With a proposed merger between Denmark pork cooperatives Danish Crown and Tican off of the table, German food company Tönnies is now pursuing a merger agreement with Tican, the companies announced on November 2.

Tican has signed a framework agreement on the transfer of shares in Tican A/S with Tönnies, according to a press release issued by Tican. Tican A/S is the holding company for all of Tican’s pig slaughtering and meat processing. Tican’s sales companies in Germany and China are also covered by the agreement.

A due diligence review will take place in November, and a share transfer agreement between the parties is expected by the end of November.

According to Tican, the transaction is expected to be approved by the European competition authorities; however it is expected that this approval will take place within approximately one month from the notification – around the end of 2015.

If the agreement is approved, the financial interest of the cooperative members for a competitive residual payment for the 2014-15 financial year will be secured. The agreement with Tönnies also provides Tican confidence that the future settlement price of finishers and sows will be at a competitive level. It has also been of crucial importance for the board and management to ensure the future operation and development of Tican's companies.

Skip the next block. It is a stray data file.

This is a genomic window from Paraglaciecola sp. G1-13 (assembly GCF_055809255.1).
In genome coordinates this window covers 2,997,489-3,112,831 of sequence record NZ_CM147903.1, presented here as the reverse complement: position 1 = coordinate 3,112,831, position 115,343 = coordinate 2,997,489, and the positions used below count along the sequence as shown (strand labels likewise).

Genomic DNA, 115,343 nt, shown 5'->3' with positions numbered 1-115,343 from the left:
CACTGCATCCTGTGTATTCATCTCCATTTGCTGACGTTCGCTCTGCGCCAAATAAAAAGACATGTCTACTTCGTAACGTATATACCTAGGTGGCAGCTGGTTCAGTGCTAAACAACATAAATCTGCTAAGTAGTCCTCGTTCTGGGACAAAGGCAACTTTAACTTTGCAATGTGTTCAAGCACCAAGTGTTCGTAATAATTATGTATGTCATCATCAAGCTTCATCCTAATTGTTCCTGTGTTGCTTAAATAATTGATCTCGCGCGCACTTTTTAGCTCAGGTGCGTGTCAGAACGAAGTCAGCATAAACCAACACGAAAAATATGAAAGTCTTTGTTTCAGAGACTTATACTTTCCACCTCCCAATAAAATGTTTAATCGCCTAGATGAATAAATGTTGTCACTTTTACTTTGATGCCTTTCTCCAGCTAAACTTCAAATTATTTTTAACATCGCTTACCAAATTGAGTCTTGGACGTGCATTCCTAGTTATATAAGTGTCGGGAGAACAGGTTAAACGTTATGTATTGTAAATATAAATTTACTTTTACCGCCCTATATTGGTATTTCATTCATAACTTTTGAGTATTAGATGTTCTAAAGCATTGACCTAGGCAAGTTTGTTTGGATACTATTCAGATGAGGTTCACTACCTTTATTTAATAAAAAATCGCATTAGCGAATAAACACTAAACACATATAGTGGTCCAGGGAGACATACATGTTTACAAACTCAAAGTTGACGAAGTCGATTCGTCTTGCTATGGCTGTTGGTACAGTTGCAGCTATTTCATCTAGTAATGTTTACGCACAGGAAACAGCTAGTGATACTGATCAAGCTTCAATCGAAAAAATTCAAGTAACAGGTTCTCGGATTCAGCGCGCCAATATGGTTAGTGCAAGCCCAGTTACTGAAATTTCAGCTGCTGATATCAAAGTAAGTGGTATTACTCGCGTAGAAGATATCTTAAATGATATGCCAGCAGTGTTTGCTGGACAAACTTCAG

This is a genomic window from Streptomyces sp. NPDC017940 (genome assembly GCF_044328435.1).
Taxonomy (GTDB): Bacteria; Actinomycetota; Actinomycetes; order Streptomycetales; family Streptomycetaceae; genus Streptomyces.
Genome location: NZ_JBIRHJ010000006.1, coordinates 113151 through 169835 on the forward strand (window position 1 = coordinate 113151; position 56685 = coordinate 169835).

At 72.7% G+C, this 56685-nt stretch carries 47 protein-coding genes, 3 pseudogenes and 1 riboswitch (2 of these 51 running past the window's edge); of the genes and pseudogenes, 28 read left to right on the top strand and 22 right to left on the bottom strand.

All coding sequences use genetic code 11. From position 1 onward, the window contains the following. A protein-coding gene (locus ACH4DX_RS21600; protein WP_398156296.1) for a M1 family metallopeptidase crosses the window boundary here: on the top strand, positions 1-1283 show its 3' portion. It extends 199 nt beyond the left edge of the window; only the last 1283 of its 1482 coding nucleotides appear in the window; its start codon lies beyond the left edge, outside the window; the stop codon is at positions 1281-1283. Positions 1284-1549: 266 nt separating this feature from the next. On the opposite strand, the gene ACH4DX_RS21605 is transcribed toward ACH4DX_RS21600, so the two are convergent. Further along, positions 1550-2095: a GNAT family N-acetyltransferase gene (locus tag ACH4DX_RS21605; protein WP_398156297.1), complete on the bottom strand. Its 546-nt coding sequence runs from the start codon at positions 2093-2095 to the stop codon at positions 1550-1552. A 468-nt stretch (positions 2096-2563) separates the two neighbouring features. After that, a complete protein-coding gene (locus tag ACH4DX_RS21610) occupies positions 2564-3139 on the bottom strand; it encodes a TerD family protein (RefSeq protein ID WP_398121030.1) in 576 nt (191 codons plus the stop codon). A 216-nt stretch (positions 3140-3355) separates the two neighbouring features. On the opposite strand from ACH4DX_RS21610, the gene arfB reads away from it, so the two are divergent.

Advertisement

Danish Crown disappointed Tican deal not approved

Prior to the announcement of the Tican-Tönnies merger, Danish Crown had been planning a merger with Tican, with the owners for both cooperatives approving the merger in March. Among Tican’s owners, 91 percent approved the deal and 100 percent of Danish Crown’s owners giving their approval. However, Danish competition authorities did not approve the pending merger before its stipulated deadline of October 31.

 “We have declared our willingness to undertake a large number of commitments to the Danish Competition Authority, and even though we have consulted with the authority on what it would take for the merger to go through, the commitments that we have been ready to undertake have not satisfied the authority’s requirements,” Kjeld Johannesen, president and group CEO of Danish Crown, said in a statement.

“It is, of course, a great shame, and we have to admit that we were surprised by the very national perspective adopted by the Danish Competition Authority in its review, given that the merger would be one of two export businesses. It’s hard to see how a European single market can develop if all the national competition authorities maintain a local perspective.”